I wish I knew that I am fine just the way that I am and that what I think of myself is far more important than what anyone else thinks. I have large, almond-shaped eyes, and I didn’t start to dislike them until I was in high school when a boy that I had a crush on called me “fish eyes” in front of others.
I remember being stunned and hurt that someone would say something like that, especially about a physical attribute that I couldn’t change. I just stood there before saying something like, ‘I do not!’ while his friends laughed.
It was in that moment that I gave another person the power to influence how I felt about myself. And that is a dangerous thing to do. Every attribute that others admired in me melted away in light of one person’s cruel remark said to get a laugh and boost his ego. I don’t even remember his name, but I won’t forget how those words made me feel and how I began to look at myself differently as a result of them being spoken.
From then on I wanted to, but couldn’t, make my eyes smaller; however, I could look away when someone was speaking directly to me. Why? Because in my mind if the person focused on my eyes, they would see how big they are and how much I looked like a fish, all because someone told me they did. I didn’t have enough self-confidence or self-esteem to know that my eyes were and are just fine the way they are.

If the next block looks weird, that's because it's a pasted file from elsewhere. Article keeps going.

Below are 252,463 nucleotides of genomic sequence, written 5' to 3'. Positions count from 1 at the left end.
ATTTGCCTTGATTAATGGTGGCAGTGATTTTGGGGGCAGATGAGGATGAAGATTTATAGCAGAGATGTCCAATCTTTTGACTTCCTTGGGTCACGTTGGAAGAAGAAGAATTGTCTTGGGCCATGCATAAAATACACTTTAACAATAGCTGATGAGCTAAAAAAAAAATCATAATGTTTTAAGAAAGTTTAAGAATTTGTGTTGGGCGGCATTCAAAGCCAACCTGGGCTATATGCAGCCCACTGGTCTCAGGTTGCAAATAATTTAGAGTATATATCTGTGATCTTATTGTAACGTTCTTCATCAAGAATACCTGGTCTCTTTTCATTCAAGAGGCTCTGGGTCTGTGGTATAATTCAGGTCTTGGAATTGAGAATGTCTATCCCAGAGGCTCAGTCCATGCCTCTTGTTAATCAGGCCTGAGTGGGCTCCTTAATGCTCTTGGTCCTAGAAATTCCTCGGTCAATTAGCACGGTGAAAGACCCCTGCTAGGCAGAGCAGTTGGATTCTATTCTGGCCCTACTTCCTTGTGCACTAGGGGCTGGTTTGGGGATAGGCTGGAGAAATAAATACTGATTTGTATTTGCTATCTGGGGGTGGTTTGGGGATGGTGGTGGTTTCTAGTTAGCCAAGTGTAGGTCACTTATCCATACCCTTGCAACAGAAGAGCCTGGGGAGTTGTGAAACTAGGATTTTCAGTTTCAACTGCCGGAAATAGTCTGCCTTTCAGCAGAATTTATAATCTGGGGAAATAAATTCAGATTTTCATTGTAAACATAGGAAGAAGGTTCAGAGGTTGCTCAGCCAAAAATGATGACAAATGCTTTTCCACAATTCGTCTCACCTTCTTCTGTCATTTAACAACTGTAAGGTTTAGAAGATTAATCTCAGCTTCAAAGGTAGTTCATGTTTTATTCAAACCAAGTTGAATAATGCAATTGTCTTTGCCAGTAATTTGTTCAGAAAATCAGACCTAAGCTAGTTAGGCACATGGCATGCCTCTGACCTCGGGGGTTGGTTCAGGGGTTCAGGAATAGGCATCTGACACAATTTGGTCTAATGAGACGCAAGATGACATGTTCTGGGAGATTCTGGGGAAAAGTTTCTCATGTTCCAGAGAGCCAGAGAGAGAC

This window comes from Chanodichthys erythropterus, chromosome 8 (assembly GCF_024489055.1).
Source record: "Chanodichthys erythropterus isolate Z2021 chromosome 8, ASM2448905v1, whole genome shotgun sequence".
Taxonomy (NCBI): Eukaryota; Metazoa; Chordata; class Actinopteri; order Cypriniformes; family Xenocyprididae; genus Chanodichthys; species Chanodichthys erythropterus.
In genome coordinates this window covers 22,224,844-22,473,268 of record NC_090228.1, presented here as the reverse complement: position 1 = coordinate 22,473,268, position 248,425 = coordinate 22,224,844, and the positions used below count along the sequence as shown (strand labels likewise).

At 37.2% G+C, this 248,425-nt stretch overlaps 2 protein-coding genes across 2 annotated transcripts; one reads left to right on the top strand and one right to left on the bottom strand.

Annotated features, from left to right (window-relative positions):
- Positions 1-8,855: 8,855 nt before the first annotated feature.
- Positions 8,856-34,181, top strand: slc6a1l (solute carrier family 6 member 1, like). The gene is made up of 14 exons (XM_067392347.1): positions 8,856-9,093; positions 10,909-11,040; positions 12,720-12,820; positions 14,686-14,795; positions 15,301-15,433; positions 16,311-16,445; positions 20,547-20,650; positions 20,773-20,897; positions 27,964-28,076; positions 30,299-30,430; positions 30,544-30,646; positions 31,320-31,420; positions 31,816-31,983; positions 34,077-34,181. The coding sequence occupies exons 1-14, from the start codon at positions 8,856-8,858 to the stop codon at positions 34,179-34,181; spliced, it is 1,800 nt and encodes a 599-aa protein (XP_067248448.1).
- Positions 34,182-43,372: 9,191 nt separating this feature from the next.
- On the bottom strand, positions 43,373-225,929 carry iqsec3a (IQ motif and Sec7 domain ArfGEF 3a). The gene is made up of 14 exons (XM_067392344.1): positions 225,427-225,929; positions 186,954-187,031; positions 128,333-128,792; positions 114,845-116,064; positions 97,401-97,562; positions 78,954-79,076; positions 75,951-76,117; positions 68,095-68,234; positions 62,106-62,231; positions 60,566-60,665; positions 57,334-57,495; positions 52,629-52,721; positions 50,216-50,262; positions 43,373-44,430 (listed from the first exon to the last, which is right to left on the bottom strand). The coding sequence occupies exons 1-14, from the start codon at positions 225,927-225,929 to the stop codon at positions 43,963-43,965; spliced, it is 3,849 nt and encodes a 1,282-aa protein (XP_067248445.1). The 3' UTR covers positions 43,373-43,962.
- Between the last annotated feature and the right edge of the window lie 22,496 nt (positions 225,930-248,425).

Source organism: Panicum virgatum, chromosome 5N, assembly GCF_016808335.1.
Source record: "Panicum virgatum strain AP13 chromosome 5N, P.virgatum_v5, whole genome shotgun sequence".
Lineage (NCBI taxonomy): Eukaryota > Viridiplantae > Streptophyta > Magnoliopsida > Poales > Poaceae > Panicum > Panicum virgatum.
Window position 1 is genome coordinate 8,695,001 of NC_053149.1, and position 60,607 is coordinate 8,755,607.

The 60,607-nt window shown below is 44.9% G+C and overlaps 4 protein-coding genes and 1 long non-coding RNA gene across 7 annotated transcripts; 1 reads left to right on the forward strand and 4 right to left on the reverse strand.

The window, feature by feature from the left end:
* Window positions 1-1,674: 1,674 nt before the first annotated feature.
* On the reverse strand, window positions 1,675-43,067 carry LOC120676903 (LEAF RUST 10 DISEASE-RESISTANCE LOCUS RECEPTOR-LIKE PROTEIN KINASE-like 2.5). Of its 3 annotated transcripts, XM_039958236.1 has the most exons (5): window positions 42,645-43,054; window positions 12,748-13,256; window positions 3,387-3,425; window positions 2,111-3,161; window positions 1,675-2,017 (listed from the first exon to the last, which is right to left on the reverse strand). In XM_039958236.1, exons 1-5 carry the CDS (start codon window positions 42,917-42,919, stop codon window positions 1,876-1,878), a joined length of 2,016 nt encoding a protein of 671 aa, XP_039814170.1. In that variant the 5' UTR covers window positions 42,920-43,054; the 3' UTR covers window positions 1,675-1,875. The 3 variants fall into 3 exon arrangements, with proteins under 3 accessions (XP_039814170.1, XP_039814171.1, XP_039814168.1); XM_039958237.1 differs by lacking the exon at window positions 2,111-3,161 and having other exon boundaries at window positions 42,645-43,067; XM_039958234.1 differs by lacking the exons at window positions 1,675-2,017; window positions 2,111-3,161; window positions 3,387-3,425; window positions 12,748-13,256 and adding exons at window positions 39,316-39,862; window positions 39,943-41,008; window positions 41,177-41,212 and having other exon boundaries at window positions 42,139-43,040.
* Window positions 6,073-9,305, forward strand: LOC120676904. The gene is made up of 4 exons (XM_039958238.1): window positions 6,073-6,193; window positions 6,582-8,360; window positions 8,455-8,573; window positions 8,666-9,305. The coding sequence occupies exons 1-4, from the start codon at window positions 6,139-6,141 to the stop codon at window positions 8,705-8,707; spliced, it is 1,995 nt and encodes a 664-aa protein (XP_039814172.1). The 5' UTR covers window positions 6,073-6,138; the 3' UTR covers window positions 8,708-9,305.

It didn’t matter what my parents or friends said, I let what he said mean more than what I thought. Even worse, I internalized it. Some years after the high school incident, during an exam for my first pair of glasses, the simple words of my optometrist made me realize that I should be grateful for my large, almond-shaped eyes. You have wonderful eyes for glasses he said. I mumbled something about them being so large and he said, very quietly, “Do you know what some people would give to be able to have your eyes, to be able to see? “ In that moment, I realized that I was blessed to have my sight and that I should be thankful for it. And I stopped being defensive about the size of my eyes.
I’d held on to what someone else thought about one of my physical attributes for far too long. What a relief it was to take that power away from someone who had no right to it in the first place. During the years and romantic relationships that followed, I‘ve received compliments on my eyes. I appreciate them, but I don’t take them to heart.
My eyes are beautiful because I believe they are and that is what matters and I tell the children and young adults in my life that all the time. One last thought: Knowing what I do now, if I had an opportunity to go back to that day in high school my response to my ‘crush’ would have gone something like this: Really? Is that lame, stupid remark the best you can do? I then would have rolled my ‘big eyes’ and walked away.
– Sharon Pelham, Founder, Executive Consultant, Smith Carey Communications